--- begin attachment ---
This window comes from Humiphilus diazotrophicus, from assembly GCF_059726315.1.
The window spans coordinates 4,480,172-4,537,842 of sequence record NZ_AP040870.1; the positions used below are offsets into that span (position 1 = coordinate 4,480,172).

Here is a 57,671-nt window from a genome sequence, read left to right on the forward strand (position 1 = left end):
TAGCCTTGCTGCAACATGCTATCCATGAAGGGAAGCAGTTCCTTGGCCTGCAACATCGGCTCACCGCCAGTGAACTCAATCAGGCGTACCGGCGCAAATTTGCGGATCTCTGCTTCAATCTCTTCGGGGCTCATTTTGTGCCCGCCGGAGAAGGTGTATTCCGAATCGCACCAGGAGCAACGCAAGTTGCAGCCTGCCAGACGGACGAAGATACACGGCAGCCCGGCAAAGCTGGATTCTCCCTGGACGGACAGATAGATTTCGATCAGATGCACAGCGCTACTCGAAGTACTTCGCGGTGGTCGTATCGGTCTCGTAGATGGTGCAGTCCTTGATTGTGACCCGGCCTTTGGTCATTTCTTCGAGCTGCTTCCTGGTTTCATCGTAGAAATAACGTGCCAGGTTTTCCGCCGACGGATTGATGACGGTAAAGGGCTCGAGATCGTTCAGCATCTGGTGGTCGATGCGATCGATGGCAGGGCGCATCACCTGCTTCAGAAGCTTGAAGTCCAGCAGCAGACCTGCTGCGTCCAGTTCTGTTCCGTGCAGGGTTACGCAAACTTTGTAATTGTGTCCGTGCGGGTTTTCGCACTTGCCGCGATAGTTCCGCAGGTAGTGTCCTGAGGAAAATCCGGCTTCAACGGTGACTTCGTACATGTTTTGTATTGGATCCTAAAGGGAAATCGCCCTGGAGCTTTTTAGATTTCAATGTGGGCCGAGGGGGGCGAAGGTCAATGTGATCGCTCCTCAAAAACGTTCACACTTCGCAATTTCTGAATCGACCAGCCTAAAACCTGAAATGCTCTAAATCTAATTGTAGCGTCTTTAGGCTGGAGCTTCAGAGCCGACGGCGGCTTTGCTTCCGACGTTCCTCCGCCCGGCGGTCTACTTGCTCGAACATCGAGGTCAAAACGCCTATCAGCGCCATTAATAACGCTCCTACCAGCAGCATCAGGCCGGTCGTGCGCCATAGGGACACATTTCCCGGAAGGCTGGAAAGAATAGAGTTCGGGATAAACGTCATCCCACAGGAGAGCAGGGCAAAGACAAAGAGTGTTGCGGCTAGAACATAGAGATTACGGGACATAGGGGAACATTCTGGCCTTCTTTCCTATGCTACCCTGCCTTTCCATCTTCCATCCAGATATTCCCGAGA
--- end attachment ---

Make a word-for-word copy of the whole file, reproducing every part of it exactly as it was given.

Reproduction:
This window comes from Humiphilus diazotrophicus, from assembly GCF_059726315.1.
The window spans coordinates 4,480,172-4,537,842 of sequence record NZ_AP040870.1; the positions used below are offsets into that span (position 1 = coordinate 4,480,172).

Here is a 57,671-nt window from a genome sequence, read left to right on the forward strand (position 1 = left end):
TAGCCTTGCTGCAACATGCTATCCATGAAGGGAAGCAGTTCCTTGGCCTGCAACATCGGCTCACCGCCAGTGAACTCAATCAGGCGTACCGGCGCAAATTTGCGGATCTCTGCTTCAATCTCTTCGGGGCTCATTTTGTGCCCGCCGGAGAAGGTGTATTCCGAATCGCACCAGGAGCAACGCAAGTTGCAGCCTGCCAGACGGACGAAGATACACGGCAGCCCGGCAAAGCTGGATTCTCCCTGGACGGACAGATAGATTTCGATCAGATGCACAGCGCTACTCGAAGTACTTCGCGGTGGTCGTATCGGTCTCGTAGATGGTGCAGTCCTTGATTGTGACCCGGCCTTTGGTCATTTCTTCGAGCTGCTTCCTGGTTTCATCGTAGAAATAACGTGCCAGGTTTTCCGCCGACGGATTGATGACGGTAAAGGGCTCGAGATCGTTCAGCATCTGGTGGTCGATGCGATCGATGGCAGGGCGCATCACCTGCTTCAGAAGCTTGAAGTCCAGCAGCAGACCTGCTGCGTCCAGTTCTGTTCCGTGCAGGGTTACGCAAACTTTGTAATTGTGTCCGTGCGGGTTTTCGCACTTGCCGCGATAGTTCCGCAGGTAGTGTCCTGAGGAAAATCCGGCTTCAACGGTGACTTCGTACATGTTTTGTATTGGATCCTAAAGGGAAATCGCCCTGGAGCTTTTTAGATTTCAATGTGGGCCGAGGGGGGCGAAGGTCAATGTGATCGCTCCTCAAAAACGTTCACACTTCGCAATTTCTGAATCGACCAGCCTAAAACCTGAAATGCTCTAAATCTAATTGTAGCGTCTTTAGGCTGGAGCTTCAGAGCCGACGGCGGCTTTGCTTCCGACGTTCCTCCGCCCGGCGGTCTACTTGCTCGAACATCGAGGTCAAAACGCCTATCAGCGCCATTAATAACGCTCCTACCAGCAGCATCAGGCCGGTCGTGCGCCATAGGGACACATTTCCCGGAAGGCTGGAAAGAATAGAGTTCGGGATAAACGTCATCCCACAGGAGAGCAGGGCAAAGACAAAGAGTGTTGCGGCTAGAACATAGAGATTACGGGACATAGGGGAACATTCTGGCCTTCTTTCCTATGCTACCCTGCCTTTCCATCTTCCATCCAGATATTCCCGAGA